After O2 crisis, Delhi govt targets 421-tonne storage capacity | Delhi News

After O2 crisis, Delhi govt targets 421-tonne storage capacity | Delhi News


NEW DELHI: After the second wave of Covid-19 devastated the capital in April and May, Delhi government has been strengthening health infrastructure keeping in mind a likely third wave. Part of this exercise involves ramping up oxygen generation and storage facilities at city hospitals.
In June, chief minister Arvind Kejriwal had announced that the buffer liquid medical oxygen (LMO) storage capacity for the city will be enhanced by 421 metric tonnes (MT). This is part of the large-scale preparations against the third wave. The aim was to increase storage capacity to an extent that at least one day buffer of the peak oxygen demand of Delhi is always available.
Apart from Pressure Swing Adsorption (PSA) plants in hospital premises for oxygen generation, the government is also increasing storage capacity. Very soon, Delhi government-run Sanjay Gandhi Hospital at Mangolpuri, Satyawadi Raja Harish Chander Hospital in Narela and Bhagwan Mahavir Hospital, Pitampura will have cryogenic LMO vertical storage tanks with a net storage capacity of more than 50 MT.
The vertical storage tanks will be constructed by vendors within 10 days of awarding the work by the state government, tenders for which have been floated “on an urgent basis during the Covid-19 situation,” said an official. Apart from 12 months’ warranty, the supplier would also have to provide annual maintenance for three years after the warranty expires.
The storage tanks will have features like an insulated cold converter for oxygen, double walls with an inner wall of austenitic steel and outer wall of carbon steel, two gas vents or safety valves, pressure regulator, liquid oxygen level gauge, etc. The oxygen tanks will be installed following Static and Mobile Pressure Vessels (Unfired) Rules, 2016 and approval of the Petroleum and Explosives Safety Organisation (PESO).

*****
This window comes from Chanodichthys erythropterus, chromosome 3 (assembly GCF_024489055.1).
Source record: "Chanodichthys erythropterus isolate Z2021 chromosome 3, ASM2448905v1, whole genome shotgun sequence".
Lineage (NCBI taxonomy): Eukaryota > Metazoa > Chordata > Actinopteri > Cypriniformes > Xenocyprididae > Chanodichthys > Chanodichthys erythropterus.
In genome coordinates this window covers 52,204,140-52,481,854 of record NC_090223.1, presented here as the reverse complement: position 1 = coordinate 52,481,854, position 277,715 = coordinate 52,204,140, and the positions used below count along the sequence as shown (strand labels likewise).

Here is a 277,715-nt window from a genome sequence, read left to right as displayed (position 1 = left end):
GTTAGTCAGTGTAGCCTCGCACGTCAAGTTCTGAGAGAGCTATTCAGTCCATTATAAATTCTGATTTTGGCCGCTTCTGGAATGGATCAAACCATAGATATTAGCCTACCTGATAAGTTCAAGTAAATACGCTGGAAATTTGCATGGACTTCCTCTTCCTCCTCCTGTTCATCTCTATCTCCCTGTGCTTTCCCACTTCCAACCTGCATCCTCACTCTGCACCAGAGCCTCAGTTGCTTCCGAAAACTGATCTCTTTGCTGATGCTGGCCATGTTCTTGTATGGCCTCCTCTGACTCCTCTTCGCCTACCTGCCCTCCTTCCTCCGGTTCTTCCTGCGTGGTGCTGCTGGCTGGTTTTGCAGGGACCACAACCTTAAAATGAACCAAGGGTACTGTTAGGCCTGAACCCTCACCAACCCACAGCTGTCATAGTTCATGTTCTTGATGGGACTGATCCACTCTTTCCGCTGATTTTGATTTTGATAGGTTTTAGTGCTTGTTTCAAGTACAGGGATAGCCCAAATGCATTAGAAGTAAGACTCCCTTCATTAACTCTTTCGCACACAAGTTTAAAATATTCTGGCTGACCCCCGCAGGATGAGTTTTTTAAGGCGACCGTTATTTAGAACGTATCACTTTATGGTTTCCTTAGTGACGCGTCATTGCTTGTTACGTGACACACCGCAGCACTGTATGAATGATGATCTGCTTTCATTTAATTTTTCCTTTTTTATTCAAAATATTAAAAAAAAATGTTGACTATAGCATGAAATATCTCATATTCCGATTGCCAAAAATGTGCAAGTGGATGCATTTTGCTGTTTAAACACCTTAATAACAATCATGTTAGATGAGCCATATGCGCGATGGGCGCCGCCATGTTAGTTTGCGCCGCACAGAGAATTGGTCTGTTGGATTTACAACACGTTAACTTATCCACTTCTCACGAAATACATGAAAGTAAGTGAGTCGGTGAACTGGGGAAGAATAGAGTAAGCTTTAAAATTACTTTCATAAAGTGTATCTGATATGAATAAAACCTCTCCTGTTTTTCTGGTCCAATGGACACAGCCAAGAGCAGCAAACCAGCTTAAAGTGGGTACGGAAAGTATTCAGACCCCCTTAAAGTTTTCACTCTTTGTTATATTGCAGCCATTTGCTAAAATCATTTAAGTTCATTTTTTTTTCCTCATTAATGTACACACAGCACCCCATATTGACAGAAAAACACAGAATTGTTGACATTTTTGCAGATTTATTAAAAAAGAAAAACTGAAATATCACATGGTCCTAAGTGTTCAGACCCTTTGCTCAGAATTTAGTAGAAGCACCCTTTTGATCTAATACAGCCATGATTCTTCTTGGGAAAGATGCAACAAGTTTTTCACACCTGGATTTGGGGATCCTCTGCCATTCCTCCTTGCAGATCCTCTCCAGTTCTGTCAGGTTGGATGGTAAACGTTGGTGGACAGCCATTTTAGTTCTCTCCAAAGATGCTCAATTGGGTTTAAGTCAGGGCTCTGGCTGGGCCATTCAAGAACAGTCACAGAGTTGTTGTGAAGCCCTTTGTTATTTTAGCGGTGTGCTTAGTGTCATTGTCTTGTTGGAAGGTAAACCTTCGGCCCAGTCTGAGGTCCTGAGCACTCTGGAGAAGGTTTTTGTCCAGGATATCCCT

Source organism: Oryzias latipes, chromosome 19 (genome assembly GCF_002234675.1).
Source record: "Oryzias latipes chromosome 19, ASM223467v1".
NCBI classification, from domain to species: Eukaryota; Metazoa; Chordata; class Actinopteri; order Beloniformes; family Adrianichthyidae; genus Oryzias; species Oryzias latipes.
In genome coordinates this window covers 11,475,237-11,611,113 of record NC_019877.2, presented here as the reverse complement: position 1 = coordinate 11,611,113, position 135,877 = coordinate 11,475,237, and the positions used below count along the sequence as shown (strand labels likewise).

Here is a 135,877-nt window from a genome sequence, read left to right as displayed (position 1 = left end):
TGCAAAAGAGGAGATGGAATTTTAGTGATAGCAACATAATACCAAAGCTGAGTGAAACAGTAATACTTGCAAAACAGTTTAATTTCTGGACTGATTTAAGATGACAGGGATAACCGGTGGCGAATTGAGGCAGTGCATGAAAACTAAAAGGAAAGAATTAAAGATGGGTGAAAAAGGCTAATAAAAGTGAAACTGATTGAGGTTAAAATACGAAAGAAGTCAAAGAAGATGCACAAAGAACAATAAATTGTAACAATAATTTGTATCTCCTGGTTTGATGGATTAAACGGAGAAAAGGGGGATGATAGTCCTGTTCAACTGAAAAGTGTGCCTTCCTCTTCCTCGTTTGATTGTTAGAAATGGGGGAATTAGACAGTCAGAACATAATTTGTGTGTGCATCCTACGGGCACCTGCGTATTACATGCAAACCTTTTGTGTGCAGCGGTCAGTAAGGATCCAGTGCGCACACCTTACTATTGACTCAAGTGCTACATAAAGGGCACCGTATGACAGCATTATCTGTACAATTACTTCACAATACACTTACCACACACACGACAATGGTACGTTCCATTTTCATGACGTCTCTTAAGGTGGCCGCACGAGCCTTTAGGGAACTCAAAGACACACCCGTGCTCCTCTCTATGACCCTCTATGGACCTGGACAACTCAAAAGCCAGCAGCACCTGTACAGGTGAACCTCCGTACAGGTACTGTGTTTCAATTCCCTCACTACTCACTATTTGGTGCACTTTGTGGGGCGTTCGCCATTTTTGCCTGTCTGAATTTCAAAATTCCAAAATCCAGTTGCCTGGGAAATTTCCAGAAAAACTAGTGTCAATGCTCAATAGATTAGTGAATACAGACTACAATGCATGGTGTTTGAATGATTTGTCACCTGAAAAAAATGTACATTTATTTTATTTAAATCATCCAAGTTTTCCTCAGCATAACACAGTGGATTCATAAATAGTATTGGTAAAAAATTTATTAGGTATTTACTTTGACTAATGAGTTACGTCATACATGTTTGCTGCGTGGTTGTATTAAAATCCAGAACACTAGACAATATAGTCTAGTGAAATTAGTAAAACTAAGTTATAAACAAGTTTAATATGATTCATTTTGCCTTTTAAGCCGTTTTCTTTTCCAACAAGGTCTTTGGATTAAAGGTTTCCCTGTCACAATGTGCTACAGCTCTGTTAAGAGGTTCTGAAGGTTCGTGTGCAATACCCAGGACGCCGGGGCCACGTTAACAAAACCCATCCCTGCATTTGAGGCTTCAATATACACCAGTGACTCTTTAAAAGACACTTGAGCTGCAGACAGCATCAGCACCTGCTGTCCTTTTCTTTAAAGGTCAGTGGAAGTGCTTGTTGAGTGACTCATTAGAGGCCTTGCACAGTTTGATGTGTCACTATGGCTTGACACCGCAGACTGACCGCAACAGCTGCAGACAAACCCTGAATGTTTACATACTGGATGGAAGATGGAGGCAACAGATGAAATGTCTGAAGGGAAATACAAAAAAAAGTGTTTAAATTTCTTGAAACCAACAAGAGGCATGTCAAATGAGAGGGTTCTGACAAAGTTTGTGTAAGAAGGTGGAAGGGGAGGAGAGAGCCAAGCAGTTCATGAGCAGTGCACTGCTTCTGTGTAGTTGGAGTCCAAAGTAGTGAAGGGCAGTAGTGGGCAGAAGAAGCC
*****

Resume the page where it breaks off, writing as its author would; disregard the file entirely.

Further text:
Following the oxygen crisis in the months of April and May, the state government is also ramping up infrastructure to transport LMO from other states, which proved to be a big challenge during the second wave of Covid-19 cases. The state government is also creating its fleet of oxygen cryogenic tankers and Delhi Transport Corporation (DTC) has been entrusted with procuring and operating tankers. To begin with, 15 such tankers are being procured.
As the national capital was gasping for breath, Delhi was allocated additional oxygen from plants located more than 1,500 km from the city in areas such as Durgapur, Rourkela and Kalinga Nagar. Transporting the oxygen from these plants to the capital proved to be a big challenge and containerised cargo movement through railways was also used for bringing LMO to the city.


Source link


Leave a Reply

Your email address will not be published. Required fields are marked *

Share This